This is our third visit to the Hot Spring Long Term Visitor Area that sits on Bureau of Land Management property,just off I-8 between El Centro, Calif., and Yuma, Az.
This natural spring is very humble. We love it and dry camp for 4 days (bought the $40 LTVA two week pass good at all BLM LTVA) Vault toilets are located near the Hot Spring (suggest bringing own TP). No other facilities. Must be self-contained. Lots of great Canadians, hey.
This is a perfect layover for those of us who are on our way to some place else. We first stopped here in 10/12 ... it was bitter cold weather and the wind was howling. We wanted electricity for our space heater and a safe place to hunker down. Close behind that was a hot shower. We scored big on all three. This trip we are headed back to the desert and wanted a familiar, clean, quiet spot to bed down.
Staff is great, friendly. Showers are hot, hot, hot. Restrooms clean. Laundry available. Nothing fancy. Not a resort. Just a good, safe stopover on a longer journey.
Great location, popular destination, especially on weekends
A disclaimer--I love Corps of Engineers campgrounds, by far some of the best places we've camped in the USA. This one is no exception ... it would get 5 stars, except for one small thing ... no TP in restrooms on the weekend. Don't know who was responsible for checking on that, however, it was a huge oversight for a crowded, popular campground.
Lake was down when we were there because of the long-term drought in this part of Texas. Lots of Winter Texans stop over here. First-come, first-serve area is almost always full. Make reservations. Only 1/2-hour from I-35 between Austin and San Antonio. 1/2 price w/National Parks Senior Pass.
It sits on the edge of the Davis Mountains (elev. a little over 3,200′) about 7 miles south of I-10 on Texas 17. We've stayed here three times and will do so again because of its location. When traveling between New Mexico and Coastal Bend of Texas, this is the first state park after El Paso and like a beacon in the night. The campground features 34 campsites. Ours, with electricity and water, was $14. (We purchased a Texas State Parks Annual Pass for $70, so the $7/person/day was waived.) We've stayed during an unusual snow storm in our camper and high winds in our 5th wheel. Showers are lousy (30-second push type) especially if the weather is chilly water does not warm up.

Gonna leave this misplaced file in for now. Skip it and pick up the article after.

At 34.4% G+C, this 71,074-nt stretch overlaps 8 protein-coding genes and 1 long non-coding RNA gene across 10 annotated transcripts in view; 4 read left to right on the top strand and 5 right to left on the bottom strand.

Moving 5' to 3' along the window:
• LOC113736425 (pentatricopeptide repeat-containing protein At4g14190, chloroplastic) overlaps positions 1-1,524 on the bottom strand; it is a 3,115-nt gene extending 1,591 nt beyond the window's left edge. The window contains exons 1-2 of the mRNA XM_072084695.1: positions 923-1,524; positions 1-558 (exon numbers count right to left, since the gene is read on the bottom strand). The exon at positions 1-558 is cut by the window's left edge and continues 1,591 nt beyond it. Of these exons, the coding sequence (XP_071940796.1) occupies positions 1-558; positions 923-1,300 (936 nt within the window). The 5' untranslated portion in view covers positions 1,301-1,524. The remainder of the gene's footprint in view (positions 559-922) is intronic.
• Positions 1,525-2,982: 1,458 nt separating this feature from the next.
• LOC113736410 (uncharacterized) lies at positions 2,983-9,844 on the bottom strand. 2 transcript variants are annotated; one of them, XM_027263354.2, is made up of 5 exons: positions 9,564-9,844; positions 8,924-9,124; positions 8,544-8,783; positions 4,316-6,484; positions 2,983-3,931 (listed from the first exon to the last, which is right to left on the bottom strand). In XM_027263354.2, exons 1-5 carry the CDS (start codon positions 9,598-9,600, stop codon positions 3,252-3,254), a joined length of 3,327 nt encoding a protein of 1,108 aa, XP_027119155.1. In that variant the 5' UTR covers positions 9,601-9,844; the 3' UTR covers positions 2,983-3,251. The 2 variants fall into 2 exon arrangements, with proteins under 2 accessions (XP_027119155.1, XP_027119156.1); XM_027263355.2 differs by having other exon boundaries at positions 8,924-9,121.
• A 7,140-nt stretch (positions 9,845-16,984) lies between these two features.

Amazing sunsets, hikes, historical tour and hookups
This is THE place to stop if you are on your way to or from Big Bend National Park. Bring your camera, telescope and fat-tired bicycles. There is an interpretive tour daily (Wednesday through Sunday) in the canyon, where there are some of the oldest Indian pictographs and one of the oldest cave dwellings in North America. Sunsets and sunrises were breath-taking. Entrance fee, camping fee depends on type of utilities. We did both electric and water.
Garner is a very popular park within easy driving distance of San Antonio. The spring-fed Frio River runs through the park so folks come to fish, tube, swim and hike. Amazing destination for families. Reservations a must during season. Friendly campers. Educational programs.
Down side--no cell, internet connection for Verizon. Wifi at Visitors' Center. AT&T does have coverage. Great park. Entrance fee + camping fee. Daily/Weekly/Monthly rates (peak/non-peak)
Also great catfish buffet in nearby Leakey.
This is our second year at the Sandollar as Winter Texas. We returned because of RV friends we met last year, affordability (monthly rate), great staff and the small town charm of this fishing community. Most of the sites are covered by large live oak trees. The restroom/showers and laundry room are clean. There is also a motel attached for visiting friends/family. The resort has its own fishing pier and two pools. We bicycle into town along the beach road. Near Aransas Wildlife Reserve and Whooping Cranes.
I have never parked my RV at Pecan Grove RV, however, every time I am in Austin, I visit a fulltime RV friend who is a long-term occupant there and I love the place. It is funky, fun and an endangered vintage park that is within walking or bicycling distance of 98% of everything you'd want to experience in Austin.
Julianne Crane at www.RVWheelLife.com